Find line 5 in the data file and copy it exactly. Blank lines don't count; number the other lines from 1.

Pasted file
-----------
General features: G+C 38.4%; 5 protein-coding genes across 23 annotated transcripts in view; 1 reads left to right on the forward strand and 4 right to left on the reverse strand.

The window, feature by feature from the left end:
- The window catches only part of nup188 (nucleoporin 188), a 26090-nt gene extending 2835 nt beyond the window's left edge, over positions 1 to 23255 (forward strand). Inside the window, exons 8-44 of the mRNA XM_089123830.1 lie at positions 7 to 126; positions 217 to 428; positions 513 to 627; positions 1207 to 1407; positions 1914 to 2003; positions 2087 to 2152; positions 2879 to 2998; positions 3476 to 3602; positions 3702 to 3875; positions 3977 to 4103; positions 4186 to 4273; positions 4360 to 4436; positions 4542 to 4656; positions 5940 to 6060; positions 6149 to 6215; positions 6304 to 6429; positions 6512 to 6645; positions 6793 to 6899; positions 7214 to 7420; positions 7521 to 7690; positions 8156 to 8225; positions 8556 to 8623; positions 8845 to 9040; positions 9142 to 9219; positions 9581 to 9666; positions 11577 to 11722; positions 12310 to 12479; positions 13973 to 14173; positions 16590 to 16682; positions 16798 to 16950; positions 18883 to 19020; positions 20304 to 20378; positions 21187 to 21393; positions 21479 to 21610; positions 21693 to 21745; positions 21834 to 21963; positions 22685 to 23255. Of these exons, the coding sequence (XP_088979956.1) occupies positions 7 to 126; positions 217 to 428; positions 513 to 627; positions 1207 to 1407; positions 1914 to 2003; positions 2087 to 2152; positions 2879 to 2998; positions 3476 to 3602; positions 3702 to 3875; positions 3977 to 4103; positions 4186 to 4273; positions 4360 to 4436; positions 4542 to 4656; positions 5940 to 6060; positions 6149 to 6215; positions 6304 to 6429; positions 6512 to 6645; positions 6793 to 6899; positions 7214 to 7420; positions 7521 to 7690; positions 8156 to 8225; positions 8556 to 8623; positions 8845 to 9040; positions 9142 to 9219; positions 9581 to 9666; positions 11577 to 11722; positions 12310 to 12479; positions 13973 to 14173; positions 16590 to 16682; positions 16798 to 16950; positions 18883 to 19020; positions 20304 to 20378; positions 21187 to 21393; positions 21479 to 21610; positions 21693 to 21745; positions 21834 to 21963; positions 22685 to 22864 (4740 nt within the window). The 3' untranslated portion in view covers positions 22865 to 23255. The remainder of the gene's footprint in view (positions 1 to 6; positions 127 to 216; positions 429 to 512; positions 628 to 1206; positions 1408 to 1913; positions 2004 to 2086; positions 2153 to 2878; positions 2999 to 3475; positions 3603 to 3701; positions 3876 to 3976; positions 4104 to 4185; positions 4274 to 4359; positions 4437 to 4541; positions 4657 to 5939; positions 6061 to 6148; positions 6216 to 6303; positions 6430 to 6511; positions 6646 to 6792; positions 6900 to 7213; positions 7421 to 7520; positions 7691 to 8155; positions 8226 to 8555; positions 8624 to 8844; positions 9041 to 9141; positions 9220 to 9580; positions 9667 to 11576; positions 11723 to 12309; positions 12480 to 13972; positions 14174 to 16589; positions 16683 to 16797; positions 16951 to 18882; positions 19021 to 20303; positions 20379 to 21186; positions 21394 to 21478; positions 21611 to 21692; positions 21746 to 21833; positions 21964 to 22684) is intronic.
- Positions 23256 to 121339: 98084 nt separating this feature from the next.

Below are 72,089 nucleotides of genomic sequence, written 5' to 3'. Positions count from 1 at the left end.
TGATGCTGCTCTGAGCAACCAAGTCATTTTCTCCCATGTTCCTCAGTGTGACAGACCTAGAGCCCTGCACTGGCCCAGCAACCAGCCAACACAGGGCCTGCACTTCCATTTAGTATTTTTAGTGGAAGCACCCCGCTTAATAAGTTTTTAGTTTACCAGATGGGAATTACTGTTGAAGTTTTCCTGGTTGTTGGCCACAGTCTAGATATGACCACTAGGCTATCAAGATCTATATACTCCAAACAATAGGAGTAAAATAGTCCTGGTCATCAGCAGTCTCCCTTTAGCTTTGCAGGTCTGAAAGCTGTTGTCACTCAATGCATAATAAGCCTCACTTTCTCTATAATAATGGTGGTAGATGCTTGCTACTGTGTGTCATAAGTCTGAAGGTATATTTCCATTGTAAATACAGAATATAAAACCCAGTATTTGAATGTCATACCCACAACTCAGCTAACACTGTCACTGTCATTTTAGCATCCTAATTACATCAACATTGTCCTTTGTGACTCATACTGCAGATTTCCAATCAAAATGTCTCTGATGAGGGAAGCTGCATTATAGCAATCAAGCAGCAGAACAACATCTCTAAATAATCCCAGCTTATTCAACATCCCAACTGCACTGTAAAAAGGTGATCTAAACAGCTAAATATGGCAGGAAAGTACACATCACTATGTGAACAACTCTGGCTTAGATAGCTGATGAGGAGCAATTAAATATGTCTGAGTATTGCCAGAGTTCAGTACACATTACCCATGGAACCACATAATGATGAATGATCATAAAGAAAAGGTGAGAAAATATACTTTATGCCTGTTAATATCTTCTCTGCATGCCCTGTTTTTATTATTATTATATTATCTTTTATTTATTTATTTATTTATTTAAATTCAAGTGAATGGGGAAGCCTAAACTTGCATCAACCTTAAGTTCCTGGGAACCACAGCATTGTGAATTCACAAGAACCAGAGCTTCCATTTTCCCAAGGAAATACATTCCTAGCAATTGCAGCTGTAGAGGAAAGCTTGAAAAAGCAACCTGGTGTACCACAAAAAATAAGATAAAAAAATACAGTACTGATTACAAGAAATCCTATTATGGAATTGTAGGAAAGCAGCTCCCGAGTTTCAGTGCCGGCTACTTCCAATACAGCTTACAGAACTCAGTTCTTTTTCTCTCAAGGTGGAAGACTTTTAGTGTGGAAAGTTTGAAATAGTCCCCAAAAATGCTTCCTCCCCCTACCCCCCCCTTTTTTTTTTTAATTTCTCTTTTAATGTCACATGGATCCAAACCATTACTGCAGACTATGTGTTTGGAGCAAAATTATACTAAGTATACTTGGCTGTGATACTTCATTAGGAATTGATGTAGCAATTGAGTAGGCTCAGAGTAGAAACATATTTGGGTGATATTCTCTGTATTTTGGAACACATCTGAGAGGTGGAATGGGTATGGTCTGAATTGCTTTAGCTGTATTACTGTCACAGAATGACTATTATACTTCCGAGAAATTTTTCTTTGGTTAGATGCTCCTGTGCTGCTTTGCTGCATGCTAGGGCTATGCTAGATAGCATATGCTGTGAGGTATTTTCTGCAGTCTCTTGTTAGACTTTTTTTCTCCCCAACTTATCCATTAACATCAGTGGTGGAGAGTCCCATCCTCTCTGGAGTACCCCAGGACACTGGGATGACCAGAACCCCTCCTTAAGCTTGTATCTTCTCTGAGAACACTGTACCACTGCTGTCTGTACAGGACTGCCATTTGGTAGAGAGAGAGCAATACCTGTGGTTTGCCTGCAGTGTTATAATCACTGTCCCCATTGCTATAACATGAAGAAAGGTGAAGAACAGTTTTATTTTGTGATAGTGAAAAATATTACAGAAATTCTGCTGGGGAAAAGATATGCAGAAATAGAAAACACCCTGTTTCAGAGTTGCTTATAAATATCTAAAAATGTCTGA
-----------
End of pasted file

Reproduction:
Below are 72,089 nucleotides of genomic sequence, written 5' to 3'. Positions count from 1 at the left end.